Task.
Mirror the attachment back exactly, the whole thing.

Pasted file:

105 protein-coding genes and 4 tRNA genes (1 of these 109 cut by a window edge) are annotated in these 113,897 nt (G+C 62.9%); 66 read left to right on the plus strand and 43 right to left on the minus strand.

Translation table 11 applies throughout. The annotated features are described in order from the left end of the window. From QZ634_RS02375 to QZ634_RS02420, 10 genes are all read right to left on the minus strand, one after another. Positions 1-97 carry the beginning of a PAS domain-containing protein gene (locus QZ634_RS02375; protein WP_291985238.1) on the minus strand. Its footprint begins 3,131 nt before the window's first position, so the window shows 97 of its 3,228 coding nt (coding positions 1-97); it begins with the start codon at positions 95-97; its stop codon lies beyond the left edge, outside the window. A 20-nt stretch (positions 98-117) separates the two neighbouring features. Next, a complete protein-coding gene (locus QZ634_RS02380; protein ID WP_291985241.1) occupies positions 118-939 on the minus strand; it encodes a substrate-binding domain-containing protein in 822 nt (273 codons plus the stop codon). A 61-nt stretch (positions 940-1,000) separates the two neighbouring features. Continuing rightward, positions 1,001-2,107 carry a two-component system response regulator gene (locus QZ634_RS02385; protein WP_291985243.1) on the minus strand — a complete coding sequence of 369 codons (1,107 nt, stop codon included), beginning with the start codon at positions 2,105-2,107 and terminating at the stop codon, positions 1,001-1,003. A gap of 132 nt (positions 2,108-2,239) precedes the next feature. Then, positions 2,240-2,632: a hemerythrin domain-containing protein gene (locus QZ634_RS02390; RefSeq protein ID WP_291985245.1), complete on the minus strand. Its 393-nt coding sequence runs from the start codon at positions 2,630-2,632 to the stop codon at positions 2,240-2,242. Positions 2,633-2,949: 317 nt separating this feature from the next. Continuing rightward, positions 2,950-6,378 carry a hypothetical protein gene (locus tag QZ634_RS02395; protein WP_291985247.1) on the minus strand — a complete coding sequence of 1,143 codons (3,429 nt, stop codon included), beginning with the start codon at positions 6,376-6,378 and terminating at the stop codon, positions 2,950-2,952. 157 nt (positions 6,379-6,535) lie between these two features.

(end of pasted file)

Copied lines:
105 protein-coding genes and 4 tRNA genes (1 of these 109 cut by a window edge) are annotated in these 113,897 nt (G+C 62.9%); 66 read left to right on the plus strand and 43 right to left on the minus strand.

Translation table 11 applies throughout. The annotated features are described in order from the left end of the window. From QZ634_RS02375 to QZ634_RS02420, 10 genes are all read right to left on the minus strand, one after another. Positions 1-97 carry the beginning of a PAS domain-containing protein gene (locus QZ634_RS02375; protein WP_291985238.1) on the minus strand. Its footprint begins 3,131 nt before the window's first position, so the window shows 97 of its 3,228 coding nt (coding positions 1-97); it begins with the start codon at positions 95-97; its stop codon lies beyond the left edge, outside the window. A 20-nt stretch (positions 98-117) separates the two neighbouring features. Next, a complete protein-coding gene (locus QZ634_RS02380; protein ID WP_291985241.1) occupies positions 118-939 on the minus strand; it encodes a substrate-binding domain-containing protein in 822 nt (273 codons plus the stop codon). A 61-nt stretch (positions 940-1,000) separates the two neighbouring features. Continuing rightward, positions 1,001-2,107 carry a two-component system response regulator gene (locus QZ634_RS02385; protein WP_291985243.1) on the minus strand — a complete coding sequence of 369 codons (1,107 nt, stop codon included), beginning with the start codon at positions 2,105-2,107 and terminating at the stop codon, positions 1,001-1,003. A gap of 132 nt (positions 2,108-2,239) precedes the next feature. Then, positions 2,240-2,632: a hemerythrin domain-containing protein gene (locus QZ634_RS02390; RefSeq protein ID WP_291985245.1), complete on the minus strand. Its 393-nt coding sequence runs from the start codon at positions 2,630-2,632 to the stop codon at positions 2,240-2,242. Positions 2,633-2,949: 317 nt separating this feature from the next. Continuing rightward, positions 2,950-6,378 carry a hypothetical protein gene (locus tag QZ634_RS02395; protein WP_291985247.1) on the minus strand — a complete coding sequence of 1,143 codons (3,429 nt, stop codon included), beginning with the start codon at positions 6,376-6,378 and terminating at the stop codon, positions 2,950-2,952. 157 nt (positions 6,379-6,535) lie between these two features.